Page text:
FOS and Friendly Bacteria in the Control of Colon Cancer

Daniel Nadeau, M.D.

DANIEL NADEAU, M.D., Tufts School of Medicine, is clinical director of the Diabetes Endocrine Nutrition Center, and the principal investigator for several diabetes clinical trials. He is also a medical reporter for WABI TV in Bangor, Maine. Dr. Nadeau received his M.S. Degree from Tufts University School of Nutrition.

Dr. Nadeau has also been associate medical director for Abbott International, a major pharmaceutical company, where he studied the design and implementation of nutritional supplements. While at Abbott, Dr. Nadeau researched the role of short-chain fructooligosaccharides (FOS) in health and disease. FOS is a naturally occurring carbohydrate that feeds beneficial bacteria in the gastrointestinal tract. By feeding the "good" bacteria, it may help prevent the overgrowth of "bad" bacteria such as pathogenic E.coli. His studies have shown that supplementation with FOS may reduce levels of toxic compounds, implicated as possible catalysts in the development of colon cancer. In one medical study, FOS was shown to significantly reduce 2 enzymes implicated in the formation of cancer.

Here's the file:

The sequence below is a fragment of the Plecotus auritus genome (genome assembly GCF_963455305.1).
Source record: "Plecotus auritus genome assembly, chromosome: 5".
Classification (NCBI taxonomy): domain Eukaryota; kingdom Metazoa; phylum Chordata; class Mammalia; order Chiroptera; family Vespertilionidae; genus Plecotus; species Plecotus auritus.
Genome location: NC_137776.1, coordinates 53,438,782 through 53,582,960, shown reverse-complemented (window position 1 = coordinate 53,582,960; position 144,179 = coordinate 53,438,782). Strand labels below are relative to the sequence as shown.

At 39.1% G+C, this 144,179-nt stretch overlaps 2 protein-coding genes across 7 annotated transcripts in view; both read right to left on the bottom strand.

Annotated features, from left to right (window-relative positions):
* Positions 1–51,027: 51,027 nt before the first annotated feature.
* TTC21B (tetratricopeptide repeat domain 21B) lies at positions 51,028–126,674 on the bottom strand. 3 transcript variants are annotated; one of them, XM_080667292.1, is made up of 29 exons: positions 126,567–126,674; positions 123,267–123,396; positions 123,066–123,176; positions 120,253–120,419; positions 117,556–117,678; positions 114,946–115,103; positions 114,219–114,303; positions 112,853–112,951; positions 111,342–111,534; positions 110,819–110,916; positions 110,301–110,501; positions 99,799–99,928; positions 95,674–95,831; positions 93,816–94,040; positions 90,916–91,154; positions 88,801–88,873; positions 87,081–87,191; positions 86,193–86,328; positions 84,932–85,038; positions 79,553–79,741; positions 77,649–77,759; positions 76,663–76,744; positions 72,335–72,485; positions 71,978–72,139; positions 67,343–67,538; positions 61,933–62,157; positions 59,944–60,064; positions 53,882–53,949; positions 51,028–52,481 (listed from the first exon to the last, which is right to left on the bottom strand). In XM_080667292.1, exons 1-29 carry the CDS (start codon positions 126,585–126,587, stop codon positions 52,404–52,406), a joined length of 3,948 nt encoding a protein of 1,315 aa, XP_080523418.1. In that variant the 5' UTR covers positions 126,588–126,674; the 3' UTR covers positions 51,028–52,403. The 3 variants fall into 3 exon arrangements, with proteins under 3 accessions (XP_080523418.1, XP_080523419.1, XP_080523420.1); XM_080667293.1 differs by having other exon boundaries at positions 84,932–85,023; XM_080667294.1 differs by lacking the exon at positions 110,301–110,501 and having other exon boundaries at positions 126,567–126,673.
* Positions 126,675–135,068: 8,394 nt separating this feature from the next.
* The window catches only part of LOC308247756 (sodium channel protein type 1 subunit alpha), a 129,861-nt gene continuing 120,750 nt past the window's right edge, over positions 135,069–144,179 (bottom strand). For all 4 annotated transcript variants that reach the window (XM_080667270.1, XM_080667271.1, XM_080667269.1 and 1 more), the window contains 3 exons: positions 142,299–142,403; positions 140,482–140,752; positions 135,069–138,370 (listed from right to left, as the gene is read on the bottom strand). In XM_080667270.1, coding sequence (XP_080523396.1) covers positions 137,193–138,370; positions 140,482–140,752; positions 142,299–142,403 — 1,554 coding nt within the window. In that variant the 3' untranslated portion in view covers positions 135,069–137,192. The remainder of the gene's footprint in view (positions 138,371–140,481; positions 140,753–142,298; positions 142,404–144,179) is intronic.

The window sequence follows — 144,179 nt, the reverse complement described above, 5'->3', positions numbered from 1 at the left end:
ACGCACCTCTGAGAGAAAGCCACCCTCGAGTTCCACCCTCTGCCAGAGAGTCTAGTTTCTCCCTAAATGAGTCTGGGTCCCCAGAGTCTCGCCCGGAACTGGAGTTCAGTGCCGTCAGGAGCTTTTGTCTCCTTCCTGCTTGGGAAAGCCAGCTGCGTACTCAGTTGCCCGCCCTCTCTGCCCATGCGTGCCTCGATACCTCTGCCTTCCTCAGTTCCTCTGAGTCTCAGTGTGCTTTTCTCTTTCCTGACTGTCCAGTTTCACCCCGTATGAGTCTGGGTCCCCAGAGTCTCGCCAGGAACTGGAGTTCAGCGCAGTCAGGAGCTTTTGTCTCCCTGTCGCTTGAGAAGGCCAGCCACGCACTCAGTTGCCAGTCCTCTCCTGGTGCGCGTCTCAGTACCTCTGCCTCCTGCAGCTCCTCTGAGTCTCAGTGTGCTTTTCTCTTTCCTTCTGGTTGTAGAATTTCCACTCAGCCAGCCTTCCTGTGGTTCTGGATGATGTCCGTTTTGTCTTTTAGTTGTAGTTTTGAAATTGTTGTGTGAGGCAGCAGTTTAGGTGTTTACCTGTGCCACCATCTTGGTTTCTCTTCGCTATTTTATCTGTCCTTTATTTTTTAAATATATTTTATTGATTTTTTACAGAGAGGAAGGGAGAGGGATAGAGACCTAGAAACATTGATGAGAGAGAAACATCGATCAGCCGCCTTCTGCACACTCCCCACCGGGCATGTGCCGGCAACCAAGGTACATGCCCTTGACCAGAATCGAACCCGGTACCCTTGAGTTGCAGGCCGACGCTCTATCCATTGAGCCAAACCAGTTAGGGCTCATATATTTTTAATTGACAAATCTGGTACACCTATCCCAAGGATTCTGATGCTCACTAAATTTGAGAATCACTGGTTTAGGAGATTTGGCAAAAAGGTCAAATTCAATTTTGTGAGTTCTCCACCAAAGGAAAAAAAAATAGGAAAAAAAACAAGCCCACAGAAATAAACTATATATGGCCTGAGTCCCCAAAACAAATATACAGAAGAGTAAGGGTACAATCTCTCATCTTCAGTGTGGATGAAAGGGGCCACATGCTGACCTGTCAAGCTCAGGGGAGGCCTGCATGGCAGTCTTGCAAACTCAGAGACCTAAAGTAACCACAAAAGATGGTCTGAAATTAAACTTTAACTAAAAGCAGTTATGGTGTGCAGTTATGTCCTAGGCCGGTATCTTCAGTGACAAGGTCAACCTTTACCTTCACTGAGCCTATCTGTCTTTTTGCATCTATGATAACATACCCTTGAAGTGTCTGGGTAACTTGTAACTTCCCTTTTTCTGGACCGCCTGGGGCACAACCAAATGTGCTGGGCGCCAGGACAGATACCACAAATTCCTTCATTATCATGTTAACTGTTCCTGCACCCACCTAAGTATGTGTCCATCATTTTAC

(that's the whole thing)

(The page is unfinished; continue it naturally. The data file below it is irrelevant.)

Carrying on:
For the past three years, he has received the National Research Service Award sponsored by the U.S. Department of Health and Human Services. In this video, Dr. Nadeau speaks on FOS & Friendly Bacteria in the Control of Colon Cancer.

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